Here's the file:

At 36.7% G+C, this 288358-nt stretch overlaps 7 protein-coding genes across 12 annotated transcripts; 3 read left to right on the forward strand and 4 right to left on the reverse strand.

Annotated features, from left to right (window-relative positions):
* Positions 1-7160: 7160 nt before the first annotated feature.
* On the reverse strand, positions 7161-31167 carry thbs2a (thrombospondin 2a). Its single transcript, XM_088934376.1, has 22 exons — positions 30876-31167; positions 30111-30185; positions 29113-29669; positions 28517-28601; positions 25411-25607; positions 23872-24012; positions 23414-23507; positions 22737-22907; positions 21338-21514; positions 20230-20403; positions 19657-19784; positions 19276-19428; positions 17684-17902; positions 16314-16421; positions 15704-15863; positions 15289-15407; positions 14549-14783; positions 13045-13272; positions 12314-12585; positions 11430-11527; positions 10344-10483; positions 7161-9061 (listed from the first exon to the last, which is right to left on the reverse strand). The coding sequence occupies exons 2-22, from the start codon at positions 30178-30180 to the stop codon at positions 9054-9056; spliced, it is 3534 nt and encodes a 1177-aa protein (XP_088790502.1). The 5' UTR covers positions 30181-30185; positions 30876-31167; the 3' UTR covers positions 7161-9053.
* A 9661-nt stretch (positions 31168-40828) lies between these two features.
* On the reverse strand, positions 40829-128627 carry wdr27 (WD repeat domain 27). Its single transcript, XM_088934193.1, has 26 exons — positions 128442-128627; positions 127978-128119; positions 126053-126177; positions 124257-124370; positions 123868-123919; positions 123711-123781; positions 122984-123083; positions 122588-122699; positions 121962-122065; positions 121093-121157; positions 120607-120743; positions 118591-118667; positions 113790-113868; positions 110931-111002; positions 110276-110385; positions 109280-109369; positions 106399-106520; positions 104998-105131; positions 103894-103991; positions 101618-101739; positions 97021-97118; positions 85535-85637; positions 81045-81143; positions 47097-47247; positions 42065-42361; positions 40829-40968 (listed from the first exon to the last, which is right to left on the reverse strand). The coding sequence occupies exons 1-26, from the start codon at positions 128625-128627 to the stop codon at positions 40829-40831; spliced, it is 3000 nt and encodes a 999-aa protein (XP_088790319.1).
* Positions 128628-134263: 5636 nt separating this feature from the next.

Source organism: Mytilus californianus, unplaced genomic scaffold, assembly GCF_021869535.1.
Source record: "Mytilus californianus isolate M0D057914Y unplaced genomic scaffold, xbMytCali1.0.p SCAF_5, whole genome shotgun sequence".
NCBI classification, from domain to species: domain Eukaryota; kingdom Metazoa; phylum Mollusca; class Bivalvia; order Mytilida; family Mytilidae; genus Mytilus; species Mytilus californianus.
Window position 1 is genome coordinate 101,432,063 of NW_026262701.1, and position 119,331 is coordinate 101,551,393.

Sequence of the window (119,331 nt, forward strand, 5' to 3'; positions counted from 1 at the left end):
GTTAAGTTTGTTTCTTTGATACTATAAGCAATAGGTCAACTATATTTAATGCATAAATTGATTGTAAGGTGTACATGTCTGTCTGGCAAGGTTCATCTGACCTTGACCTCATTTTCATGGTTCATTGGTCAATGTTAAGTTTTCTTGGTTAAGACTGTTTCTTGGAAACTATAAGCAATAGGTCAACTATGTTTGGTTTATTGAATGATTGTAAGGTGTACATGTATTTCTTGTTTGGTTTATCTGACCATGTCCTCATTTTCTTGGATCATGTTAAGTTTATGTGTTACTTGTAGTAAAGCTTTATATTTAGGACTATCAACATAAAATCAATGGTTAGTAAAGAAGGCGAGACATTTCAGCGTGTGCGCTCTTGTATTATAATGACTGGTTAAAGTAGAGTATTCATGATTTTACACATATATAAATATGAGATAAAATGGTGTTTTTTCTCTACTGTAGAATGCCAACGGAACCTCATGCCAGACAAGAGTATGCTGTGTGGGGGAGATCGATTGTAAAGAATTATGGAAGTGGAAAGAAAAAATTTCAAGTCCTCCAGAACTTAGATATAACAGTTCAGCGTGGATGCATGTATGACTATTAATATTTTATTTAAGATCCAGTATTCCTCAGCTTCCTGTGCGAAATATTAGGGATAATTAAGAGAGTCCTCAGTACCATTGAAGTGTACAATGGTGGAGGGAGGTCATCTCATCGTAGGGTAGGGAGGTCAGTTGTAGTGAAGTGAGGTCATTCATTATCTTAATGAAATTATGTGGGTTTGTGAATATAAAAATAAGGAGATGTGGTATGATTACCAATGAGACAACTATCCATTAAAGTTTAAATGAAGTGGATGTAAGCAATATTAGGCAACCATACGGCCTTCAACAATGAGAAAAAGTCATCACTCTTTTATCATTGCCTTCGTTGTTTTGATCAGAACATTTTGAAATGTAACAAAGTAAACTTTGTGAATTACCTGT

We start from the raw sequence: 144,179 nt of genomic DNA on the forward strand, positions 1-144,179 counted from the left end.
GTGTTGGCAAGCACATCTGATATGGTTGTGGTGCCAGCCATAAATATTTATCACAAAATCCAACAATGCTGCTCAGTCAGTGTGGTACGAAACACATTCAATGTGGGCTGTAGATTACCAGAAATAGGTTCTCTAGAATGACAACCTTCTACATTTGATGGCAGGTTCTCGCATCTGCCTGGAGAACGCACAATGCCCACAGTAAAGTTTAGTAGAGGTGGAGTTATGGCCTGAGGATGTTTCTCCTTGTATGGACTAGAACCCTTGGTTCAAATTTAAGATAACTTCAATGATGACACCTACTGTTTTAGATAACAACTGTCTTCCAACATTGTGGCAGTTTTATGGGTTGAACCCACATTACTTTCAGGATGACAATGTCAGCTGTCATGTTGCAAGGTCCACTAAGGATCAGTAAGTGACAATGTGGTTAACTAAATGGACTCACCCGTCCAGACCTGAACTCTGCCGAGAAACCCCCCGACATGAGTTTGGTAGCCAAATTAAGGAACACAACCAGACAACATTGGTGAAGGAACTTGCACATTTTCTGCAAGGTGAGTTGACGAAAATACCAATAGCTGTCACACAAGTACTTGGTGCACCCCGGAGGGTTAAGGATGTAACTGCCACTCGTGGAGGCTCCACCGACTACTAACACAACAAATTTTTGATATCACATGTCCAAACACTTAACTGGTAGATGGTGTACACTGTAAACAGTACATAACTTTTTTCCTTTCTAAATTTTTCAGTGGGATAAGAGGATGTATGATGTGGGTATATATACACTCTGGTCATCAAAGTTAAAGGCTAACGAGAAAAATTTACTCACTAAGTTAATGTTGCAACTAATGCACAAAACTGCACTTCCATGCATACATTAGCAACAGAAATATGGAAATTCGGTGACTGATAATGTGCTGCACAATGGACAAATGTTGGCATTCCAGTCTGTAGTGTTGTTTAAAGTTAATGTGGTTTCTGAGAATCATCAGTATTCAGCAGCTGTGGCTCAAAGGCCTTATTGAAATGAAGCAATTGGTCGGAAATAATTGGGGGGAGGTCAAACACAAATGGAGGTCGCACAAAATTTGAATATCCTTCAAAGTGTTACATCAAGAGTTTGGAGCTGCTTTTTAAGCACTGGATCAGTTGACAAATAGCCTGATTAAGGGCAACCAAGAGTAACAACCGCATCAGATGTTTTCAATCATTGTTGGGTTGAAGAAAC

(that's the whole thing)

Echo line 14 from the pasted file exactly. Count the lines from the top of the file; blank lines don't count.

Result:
We start from the raw sequence: 144,179 nt of genomic DNA on the forward strand, positions 1-144,179 counted from the left end.